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  1. plural of carman




From Old Latin casmen (song), believed to be for earlier *cansmen, abstract noun formed from Proto-Indo-European *keh₂n- (to sing). Confer canō (I sing, chant), and the suffix -men.

Alternative etymology connects casmen, *cansmen to Proto-Indo-European *ḱens- (to speak in a florid, solemn style, attest, witness), relating it to Gothic 𐌷𐌰𐌶𐌾𐌰𐌽 (hazjan, to praise), Old English herian (to praise, extol, commend). See herry.



carmen n (genitive carminis); third declension

  1. song
  2. poem
  3. play
  4. charm
  5. prayer
  6. incantation
  7. ritual
  8. magic
  9. card for flax or wool


Third-declension noun (neuter, imparisyllabic non-i-stem).

Case Singular Plural
Nominative carmen carmina
Genitive carminis carminum
Dative carminī carminibus
Accusative carmen carmina
Ablative carmine carminibus
Vocative carmen carmina

Derived termsEdit



  • carmen in Charlton T. Lewis and Charles Short (1879) A Latin Dictionary, Oxford: Clarendon Press
  • carmen in Charlton T. Lewis (1891) An Elementary Latin Dictionary, New York: Harper & Brothers
  • carmen in Charles du Fresne du Cange’s Glossarium Mediæ et Infimæ Latinitatis (augmented edition, 1883–1887)
  • carmen in Gaffiot, Félix (1934) Dictionnaire Illustré Latin-Français, Hachette
  • Carl Meissner; Henry William Auden (1894) Latin Phrase-Book[1], London: Macmillan and Co.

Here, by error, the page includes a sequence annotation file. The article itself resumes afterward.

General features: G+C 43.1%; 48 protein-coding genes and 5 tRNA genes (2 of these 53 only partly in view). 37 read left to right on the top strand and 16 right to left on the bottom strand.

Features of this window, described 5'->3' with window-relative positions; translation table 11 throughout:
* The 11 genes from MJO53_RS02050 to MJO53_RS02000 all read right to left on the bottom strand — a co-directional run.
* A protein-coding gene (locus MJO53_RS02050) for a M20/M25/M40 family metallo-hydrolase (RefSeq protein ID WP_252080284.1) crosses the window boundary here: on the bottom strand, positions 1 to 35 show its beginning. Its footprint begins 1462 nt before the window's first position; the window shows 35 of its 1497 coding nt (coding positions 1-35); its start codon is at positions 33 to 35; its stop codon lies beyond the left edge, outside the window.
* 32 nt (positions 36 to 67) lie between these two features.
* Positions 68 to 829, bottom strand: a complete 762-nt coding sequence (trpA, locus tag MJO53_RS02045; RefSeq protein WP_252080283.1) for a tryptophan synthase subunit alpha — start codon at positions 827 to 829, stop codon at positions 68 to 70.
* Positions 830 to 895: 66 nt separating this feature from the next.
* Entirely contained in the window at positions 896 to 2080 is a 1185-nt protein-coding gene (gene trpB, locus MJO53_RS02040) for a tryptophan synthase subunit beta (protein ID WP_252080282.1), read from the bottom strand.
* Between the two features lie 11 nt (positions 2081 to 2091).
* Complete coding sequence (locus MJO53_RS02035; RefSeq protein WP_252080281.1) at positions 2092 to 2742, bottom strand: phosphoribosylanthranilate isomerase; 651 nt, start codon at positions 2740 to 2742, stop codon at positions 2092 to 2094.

• epic poetry: carmen epicum
    • to recite a poem, line with appropriate action: carmen, versum agere
    • to read a piece of verse with expression: carmen recitare
    • to recite a piece of verse (without gestures): carmen pronuntiare
    • a rough poem; an extempore effusion: carmen inconditum
    • a choric ode in a tragedy: carmen chori, canticum
    • to read prayers for the congregation to repeat: praeire verba (carmen) (Liv. 31. 17)
    • (ambiguous) to write poetry with facility: carmina , versus fundere (De Or. 3. 50)
  • carmen in Harry Thurston Peck, editor (1898) Harper's Dictionary of Classical Antiquities, New York: Harper & Brothers
  • carmen in Ramminger, Johann (accessed 16 July 2016) Neulateinische Wortliste: Ein Wörterbuch des Lateinischen von Petrarca bis 1700[2], pre-publication website, 2005-2016


A carmen in Granada


From Arabic كرم (karm), vineyard.


carmen m (plural cármenes)

  1. A type of house in Granada